When they returned home, the men could not talk about what had happened, because they official narrative comforted the mothers who had lost their sons. They did not want to cause these mothers and families further pain, so they went along with the public narrative, and remained silent. Some accepted the narrative, as a way of coping with what had happened to them.

As time went on, the public myth of glory and sacrifice grew stronger and stronger, and is still the dominant narrative.

However, the men who fought in the First World War chose to remain silent, so their descendants do not respect their loss of lives, by talking up what they did. We should respect their silence, and remain silent too.

Sunday, April 26, 2015

NZ and the Nations

Yesterday was is a hundred years since Australian and New Zealand Troops landed on a beach in Turkey as part of the Dardanelles campaign during the First World War. The cost was high and the campaign was a failure. The troops were withdrawn 9 months later, having failed to achieve their objective.

During the campaign, nearly 3000 NZ men died and twice as many were wounded, leaving many young lives were ruined. These casualties were a huge blow for a nation of just over a million people.

The young New Zealand men who went to Gallipoli were all volunteers. I have often wondered why so many young men volunteered to go and fight in a country on the other side of the world in a place they knew nothing about.

One reason is that New Zealand has a calling to be a prophetic nation. God has two purposes for New Zealand. The first is to be a base from which the gospel is launched into Asia and the Pacific. Our failure to fulfil that calling is one reason why so many people from Asia and the Pacific have come to New Zealand. They are looking for the gospel, but do not realise it.

The second purpose God has for New Zealand is to be a nation where the Kingdom of God is demonstrated to the world.

God wants New Zealand as a nation
that will be a model to the nations
of a people who are living under the government of God.
God intends New Zealand to be one of those nations
where he demonstrates his Kingdom.
New Zealand is a nation that could be brought
under the government of God
and be a light to the nations.
This call is not new, it has always been there. Therefore, it is not surprising that the young men who went overseas were motivated by a strong desire to make a difference in the world. Unfortunately, they were let down by their leaders and they ending up fighting for the wrong kingdom, in the wrong way, so their brave struggles and the sacrifice of their lives was wasted.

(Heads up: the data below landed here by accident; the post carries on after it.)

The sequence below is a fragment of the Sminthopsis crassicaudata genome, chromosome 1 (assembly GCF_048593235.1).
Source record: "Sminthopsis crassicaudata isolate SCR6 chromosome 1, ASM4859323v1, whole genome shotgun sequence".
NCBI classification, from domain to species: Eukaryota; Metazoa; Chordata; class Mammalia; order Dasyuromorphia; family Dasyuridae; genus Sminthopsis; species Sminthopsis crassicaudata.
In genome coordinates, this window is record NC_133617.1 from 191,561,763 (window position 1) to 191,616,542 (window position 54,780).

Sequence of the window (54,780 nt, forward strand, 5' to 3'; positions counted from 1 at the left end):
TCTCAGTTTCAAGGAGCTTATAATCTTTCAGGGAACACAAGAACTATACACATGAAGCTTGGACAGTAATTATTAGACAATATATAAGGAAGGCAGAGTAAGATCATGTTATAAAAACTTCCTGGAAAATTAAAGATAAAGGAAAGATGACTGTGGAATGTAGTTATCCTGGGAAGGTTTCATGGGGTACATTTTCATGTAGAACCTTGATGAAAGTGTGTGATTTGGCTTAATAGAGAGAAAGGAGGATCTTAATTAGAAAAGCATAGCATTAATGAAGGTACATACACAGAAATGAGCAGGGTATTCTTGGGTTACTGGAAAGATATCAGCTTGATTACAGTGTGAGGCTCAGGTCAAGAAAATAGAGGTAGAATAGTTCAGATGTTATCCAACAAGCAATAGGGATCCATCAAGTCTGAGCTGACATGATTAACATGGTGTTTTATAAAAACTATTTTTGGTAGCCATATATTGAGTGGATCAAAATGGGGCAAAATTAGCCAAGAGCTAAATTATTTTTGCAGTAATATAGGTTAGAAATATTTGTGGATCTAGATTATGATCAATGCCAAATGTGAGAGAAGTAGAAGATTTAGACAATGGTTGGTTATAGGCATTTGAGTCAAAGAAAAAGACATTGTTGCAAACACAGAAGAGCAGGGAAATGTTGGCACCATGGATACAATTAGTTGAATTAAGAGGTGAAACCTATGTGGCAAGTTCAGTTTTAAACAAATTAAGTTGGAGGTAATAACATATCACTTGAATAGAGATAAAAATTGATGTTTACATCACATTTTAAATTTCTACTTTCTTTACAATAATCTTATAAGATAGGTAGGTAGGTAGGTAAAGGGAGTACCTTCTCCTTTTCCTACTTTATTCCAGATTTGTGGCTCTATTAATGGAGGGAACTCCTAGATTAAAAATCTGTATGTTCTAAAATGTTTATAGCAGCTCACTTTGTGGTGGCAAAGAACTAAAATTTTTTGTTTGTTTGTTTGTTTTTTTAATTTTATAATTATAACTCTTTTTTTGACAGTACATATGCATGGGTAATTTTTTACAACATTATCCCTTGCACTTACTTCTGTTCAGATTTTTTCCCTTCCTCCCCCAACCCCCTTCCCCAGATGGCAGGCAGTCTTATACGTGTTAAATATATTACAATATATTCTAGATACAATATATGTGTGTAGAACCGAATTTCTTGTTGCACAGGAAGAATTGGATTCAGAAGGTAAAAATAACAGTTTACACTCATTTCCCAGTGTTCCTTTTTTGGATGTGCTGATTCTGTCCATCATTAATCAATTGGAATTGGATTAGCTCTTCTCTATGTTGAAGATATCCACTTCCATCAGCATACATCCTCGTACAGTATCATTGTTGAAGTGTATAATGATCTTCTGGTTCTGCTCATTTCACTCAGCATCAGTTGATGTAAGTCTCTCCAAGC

They fought and died to protect the British Empire. They had been taught that the British Empire was so noble that it seemed like the Kingdom of God. Their leaders told them that by fighting for this empire they were fighting for God. It is now obvious that this was not true. The British Empire was no better than any other human empire, and it was definitely not the Kingdom of God.

Their chaplains also told them that dying in a war is the kind of sacrifice that Christian who follow Jesus are called to make. Unfortnately that was not true either. Jesus refused to use war to advance his kingdom, because he knew that it strengthens the spiritual forces of evil. In war, they are always the winners. When he was confronted by Roman military power, he suffered and died on the cross.

The true Christian sacrifice is responding to power and violence, with love, compassion and suffering. That is what Jesus did, and that is what he calls those who follow him to do. It is this kind of love and suffering that will bring in his Kingdom. The Kingdom of God will not be established by war and sacrificial death in war. It will be advanced by love and suffering in the face of evil and violence. When Jesus disciples follow his example, the Holy Spirit is free to work and the gospel goes forth in power.

Anzac Day

I do not like war. I hate the terrible death and suffering. I also dislike the political propaganda that tries to turn something dreadful and awful into something to be celebrated. I particularly dislike the way that the media try to make war appear to be noble and good.

Yesterday was ANZAC day. 25 April 1915 was the first day of the Gallipoli campaign at the beginning of the First World War. I dislike the way that this day been captured by the military, and has changed from a day of grieving for lost family and friends into a celebration of the glories of war. Truth suffers in the process. Nothing is said about the folly of war. The disasters and evils that always accompany it are masqueraded as heroism and sacrifice.